Victoria Cates, the 36-year-old owner of vintage-inspired clothing brand Potion23, shows me around her South Grand studio, a second-floor walk-up across from Hot Rooster Brunch. The space, decorated with French provincial furniture clad in velvet, gilded display cases, and hanging racks draped in vividly printed clothing, is where Cates creates her feminine and easy-to-wear separate pieces. âI’m drawn to the light, flowing fabrics that evoke eras bygone,â she says. The Rapture blouse, with voluminous 40s-style sleeves and bows on the bust, is presented in a cotton print that Cates describes as âthe 60s makes the 20sâ: that is, the vintage of the 60s, adorned with images of the 1920s, in this case valves in fanfare hats. The fabric was a gift from a friend, says Cates, who saw it at a real estate sale. Cates had enough fabric to create a single blouse with it, beautifully displaying the modern and vintage aesthetic of Potion23. (It’s now also available in other fabrics.)
Victoria Cates is Potion 23. With her turquoise hair, bright blue eyes and clothes straight out of her latest collection, she is the essence of her brand’s whimsical vibe. Born in New York City, Cates moved to California to study fashion at the Beverly Hills Design Institute. After graduation, she returned to New York to work for an accessories company. Then a friend from St. Louis persuaded Cates to move with her to her hometown. Cates says she was looking for a fresh start and was motivated by the idea of ââliving in a smaller town with fewer barriers to entry. Six years later, the decision seems to have paid off. In the fall of 2018, Cates launched its first collection. Today, the items in the collection can be purchased online. Cates, who works in a studio, designs clothes – long gingham dresses ($ 360), puff-sleeve blouses ($ 160), box-pleated skorts ($ 100) – that sell out in a minute. At New York.
What inspired the name Potion23? “Potion” refers to the magical, witchy aesthetic that comes from when I lived in Salem, Massachusetts. Twenty-three is my lucky number. My mom had a nickname for meâtwo three– which means “two three” in French. I have a lot of history with the number.
Did you grow up sewing? I inherited a 1930s Singer sewing machine from my great-grandmother who was a versatile artist and designer. I took sewing lessons, but mostly used my skills to do alterations. In high school I made my own clothes but not too much. I wish I had done more.
Your training is in hand embroidery. Why did you switch to making clothes? Hand embroidery is very niche. It’s beautiful but incredibly time consuming. I used to hand embroider very detailed images – like leopards, rabbits, faces – and place them on clothes I had also made, like collars or hats. Each item can take weeks to complete. It has become very expensive and not a viable way to earn a living. I think hand embroidery is almost better as an art, framed and displayed on a shelf, rather than sewn onto a piece of clothing. Some of my original hand embroidered pieces are now framed in my workshop.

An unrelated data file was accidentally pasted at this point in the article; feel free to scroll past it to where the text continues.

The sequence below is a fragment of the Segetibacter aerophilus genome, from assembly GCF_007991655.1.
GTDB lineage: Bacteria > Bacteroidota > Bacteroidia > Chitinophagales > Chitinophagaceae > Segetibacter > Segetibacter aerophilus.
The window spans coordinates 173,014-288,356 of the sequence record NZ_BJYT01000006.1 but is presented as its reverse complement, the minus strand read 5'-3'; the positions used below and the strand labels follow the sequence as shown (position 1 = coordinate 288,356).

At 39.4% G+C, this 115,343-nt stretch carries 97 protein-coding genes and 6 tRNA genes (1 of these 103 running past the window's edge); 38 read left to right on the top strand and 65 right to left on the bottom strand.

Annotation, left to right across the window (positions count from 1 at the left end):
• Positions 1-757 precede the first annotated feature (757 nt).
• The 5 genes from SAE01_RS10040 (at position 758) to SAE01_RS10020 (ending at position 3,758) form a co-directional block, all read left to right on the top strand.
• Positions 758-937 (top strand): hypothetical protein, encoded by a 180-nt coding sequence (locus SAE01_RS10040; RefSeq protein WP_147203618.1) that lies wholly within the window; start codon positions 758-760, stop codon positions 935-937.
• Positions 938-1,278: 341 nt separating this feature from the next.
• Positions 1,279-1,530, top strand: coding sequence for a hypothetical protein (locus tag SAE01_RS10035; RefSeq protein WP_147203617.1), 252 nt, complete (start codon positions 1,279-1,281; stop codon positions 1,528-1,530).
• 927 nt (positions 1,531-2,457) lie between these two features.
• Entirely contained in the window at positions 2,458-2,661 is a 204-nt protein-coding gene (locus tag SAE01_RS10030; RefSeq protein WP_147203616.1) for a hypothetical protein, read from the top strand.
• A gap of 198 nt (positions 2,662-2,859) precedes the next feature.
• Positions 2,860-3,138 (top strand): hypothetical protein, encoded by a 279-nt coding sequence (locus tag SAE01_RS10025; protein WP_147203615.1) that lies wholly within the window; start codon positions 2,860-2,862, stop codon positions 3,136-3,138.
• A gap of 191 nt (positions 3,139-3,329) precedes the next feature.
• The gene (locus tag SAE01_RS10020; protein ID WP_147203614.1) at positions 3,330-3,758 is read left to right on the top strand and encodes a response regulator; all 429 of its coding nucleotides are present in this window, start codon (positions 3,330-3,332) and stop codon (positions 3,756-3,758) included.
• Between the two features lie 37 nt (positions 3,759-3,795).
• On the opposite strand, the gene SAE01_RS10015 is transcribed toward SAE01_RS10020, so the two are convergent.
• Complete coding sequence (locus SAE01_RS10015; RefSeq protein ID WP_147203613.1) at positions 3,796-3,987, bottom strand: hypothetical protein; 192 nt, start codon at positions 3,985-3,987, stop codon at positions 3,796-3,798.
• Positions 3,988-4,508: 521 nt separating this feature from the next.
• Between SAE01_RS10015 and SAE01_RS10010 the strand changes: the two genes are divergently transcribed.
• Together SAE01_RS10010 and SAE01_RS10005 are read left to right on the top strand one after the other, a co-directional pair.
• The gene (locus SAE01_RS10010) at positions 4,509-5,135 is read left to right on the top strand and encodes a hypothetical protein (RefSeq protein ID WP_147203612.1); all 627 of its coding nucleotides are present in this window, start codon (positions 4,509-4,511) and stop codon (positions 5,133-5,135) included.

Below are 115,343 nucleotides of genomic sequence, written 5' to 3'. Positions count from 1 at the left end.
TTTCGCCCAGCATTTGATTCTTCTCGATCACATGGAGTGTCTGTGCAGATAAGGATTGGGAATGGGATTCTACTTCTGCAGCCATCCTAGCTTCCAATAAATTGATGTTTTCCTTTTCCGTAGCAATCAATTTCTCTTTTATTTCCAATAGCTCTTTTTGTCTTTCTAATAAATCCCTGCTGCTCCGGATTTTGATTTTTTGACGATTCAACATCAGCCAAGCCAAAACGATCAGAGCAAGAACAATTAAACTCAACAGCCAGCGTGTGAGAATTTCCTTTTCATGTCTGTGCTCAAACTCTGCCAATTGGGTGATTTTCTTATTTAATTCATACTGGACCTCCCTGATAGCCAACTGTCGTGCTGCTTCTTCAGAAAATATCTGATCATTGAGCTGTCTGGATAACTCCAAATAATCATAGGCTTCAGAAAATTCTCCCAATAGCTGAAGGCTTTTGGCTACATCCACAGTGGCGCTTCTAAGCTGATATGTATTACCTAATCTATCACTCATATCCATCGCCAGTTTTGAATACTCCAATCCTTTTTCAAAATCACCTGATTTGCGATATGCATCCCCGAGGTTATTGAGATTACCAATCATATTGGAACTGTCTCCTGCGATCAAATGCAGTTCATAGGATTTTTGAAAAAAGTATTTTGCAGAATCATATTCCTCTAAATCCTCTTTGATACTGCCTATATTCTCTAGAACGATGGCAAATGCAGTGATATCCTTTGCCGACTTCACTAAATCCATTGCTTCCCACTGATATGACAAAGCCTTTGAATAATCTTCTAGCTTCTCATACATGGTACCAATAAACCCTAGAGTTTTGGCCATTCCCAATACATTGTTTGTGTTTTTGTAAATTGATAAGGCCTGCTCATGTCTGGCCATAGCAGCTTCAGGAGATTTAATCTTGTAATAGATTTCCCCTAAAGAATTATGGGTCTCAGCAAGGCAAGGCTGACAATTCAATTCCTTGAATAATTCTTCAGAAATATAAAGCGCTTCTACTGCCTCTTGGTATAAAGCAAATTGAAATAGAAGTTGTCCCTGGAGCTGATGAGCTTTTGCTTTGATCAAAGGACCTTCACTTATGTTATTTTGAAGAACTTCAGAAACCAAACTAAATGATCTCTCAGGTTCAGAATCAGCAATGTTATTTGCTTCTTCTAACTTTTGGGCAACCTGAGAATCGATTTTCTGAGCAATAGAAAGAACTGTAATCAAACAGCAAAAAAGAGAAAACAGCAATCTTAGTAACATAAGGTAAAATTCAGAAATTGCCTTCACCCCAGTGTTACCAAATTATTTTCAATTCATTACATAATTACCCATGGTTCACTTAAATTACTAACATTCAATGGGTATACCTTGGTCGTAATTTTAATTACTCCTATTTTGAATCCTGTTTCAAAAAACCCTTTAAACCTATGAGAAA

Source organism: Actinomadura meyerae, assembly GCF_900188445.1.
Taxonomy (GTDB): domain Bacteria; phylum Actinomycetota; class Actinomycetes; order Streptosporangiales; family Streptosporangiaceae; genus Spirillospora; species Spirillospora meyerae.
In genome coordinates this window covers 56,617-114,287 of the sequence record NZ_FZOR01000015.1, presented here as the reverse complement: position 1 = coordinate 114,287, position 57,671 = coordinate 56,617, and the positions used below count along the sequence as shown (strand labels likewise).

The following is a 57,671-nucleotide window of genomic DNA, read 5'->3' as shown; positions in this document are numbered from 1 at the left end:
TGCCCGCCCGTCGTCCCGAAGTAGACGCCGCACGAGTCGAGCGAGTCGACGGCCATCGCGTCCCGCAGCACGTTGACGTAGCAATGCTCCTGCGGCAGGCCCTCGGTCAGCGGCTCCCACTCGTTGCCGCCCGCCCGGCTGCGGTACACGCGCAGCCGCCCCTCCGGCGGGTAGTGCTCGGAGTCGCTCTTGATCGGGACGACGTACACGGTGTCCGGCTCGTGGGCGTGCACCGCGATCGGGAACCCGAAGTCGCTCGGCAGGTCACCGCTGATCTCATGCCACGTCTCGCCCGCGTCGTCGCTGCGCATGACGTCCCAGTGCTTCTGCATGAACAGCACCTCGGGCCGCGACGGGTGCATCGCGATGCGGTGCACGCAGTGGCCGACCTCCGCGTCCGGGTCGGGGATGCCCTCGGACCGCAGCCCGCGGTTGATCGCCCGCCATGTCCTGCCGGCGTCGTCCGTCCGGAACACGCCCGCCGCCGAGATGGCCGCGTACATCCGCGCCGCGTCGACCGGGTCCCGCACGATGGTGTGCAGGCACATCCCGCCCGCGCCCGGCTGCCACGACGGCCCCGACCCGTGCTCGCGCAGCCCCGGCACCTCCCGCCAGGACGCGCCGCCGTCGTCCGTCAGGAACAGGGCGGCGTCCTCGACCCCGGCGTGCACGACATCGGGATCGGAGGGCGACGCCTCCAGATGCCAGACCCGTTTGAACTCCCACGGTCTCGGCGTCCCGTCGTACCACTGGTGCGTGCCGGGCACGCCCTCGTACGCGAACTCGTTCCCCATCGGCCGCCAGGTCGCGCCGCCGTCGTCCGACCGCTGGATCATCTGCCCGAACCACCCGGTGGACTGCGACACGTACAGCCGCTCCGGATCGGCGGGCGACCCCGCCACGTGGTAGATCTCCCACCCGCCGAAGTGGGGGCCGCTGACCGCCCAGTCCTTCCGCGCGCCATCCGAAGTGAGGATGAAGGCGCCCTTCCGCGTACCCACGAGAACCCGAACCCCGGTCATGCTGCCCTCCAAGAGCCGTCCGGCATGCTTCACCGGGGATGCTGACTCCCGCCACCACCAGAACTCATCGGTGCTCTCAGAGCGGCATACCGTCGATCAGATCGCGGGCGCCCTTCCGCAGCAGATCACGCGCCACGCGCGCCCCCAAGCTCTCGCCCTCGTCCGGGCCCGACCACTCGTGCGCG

What motivated you to launch Potion23? I worked for Parsimonia, the vintage clothing store in South Grand. I was the âclothes doctorâ there: I spent most of my time repairing and adjusting vintage clothes. The items were beautifully crafted, heavily adorned with vibrant prints and colors. Some still looked perfect even after 85 years. Being among all these clothes inspired me to create my own line.
How do you describe the look of Potion23? Vintage meets modern with a whimsical and colorful touch. I make wearable silhouettes. The styles are not fussy but are still reminiscent of that time when people dressed and took pride in wearing well-made clothes.
Where do you find inspiration for your clothes? I loved working among old clothes in vintage stores. As the articles arrived, I realized I had favorite times. I fell in love with clothes from the 30s and 40s. I take inspiration from the Art Deco magic of these historic styles and try to rejuvenate them with modern and playful prints. I also like to find a trend and go crazy and make it my own. I recently made some beach hats that were inspired by the bucket hat trend. But unlike a bob, mine is pointy with an edge. I watch what people buy and think, How can I do it myself?
Describe your design process. I buy small series of vintage fabrics that I use to create unique pieces. I started out by buying new fabric yardages but I’m moving away from that because I want to be more durable. So now I go to estate sales or shop for individual pieces of vintage fabric. And it’s amazing: when people know what you’re doing, the word spreads and they randomly drop a bag of cloth they found in their mother’s attic. I always try new things. I prefer to give to my clients [consistent] new things to keep them engaged instead of creating a few big seasonal drops.
How can people buy your clothes? My website has the most updated styles. They are either ready to ship or made to order and available in two weeks. Some of my pieces are at May’s Place, at The Grove, and I’m active on social media, that’s where I share information about the markets and pop-ups that I will be attending.
Any advice for future fashion designers? Realize that it takes a lot of hands to run a clothing business. You can’t do it alone, and you need to recognize your strengths and delegate when necessary. I had two seamstresses who helped me make my clothes to make sure the orders went out on time. But I had to cut back when the pandemic hit and sales declined. I also work with a local model maker. She takes my ideas and modifies them into a pattern and a series of sizes. There are some things you need to outsource. If you are not ready to do it, you are going to be frustrated.
Finally, what are your goals? I would like to expand the reach of my brand to the point where I can employ local seamstresses. I would like to be able to teach people the craft of sewing.